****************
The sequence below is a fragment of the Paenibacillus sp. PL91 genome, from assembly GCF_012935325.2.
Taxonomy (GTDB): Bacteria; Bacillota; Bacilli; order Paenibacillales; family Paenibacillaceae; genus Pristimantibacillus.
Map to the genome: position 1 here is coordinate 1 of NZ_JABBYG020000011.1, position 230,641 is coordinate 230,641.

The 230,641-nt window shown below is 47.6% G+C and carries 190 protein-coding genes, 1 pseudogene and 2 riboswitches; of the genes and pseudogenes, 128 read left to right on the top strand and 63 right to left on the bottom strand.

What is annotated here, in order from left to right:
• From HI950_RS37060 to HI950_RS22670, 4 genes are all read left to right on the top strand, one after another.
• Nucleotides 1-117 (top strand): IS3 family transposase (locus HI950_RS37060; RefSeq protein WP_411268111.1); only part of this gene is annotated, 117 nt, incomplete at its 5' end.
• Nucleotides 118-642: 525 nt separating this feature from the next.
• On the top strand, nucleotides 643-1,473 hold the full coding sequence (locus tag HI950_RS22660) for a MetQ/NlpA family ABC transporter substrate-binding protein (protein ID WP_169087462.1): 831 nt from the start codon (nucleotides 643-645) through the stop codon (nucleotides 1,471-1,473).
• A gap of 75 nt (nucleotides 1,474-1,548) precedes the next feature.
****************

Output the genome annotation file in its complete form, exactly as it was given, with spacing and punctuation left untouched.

The sequence below is a fragment of the Paenibacillus sp. PL91 genome, from assembly GCF_012935325.2.
Taxonomy (GTDB): Bacteria; Bacillota; Bacilli; order Paenibacillales; family Paenibacillaceae; genus Pristimantibacillus.
Map to the genome: position 1 here is coordinate 1 of NZ_JABBYG020000011.1, position 230,641 is coordinate 230,641.

The 230,641-nt window shown below is 47.6% G+C and carries 190 protein-coding genes, 1 pseudogene and 2 riboswitches; of the genes and pseudogenes, 128 read left to right on the top strand and 63 right to left on the bottom strand.

What is annotated here, in order from left to right:
• From HI950_RS37060 to HI950_RS22670, 4 genes are all read left to right on the top strand, one after another.
• Nucleotides 1-117 (top strand): IS3 family transposase (locus HI950_RS37060; RefSeq protein WP_411268111.1); only part of this gene is annotated, 117 nt, incomplete at its 5' end.
• Nucleotides 118-642: 525 nt separating this feature from the next.
• On the top strand, nucleotides 643-1,473 hold the full coding sequence (locus tag HI950_RS22660) for a MetQ/NlpA family ABC transporter substrate-binding protein (protein ID WP_169087462.1): 831 nt from the start codon (nucleotides 643-645) through the stop codon (nucleotides 1,471-1,473).
• A gap of 75 nt (nucleotides 1,474-1,548) precedes the next feature.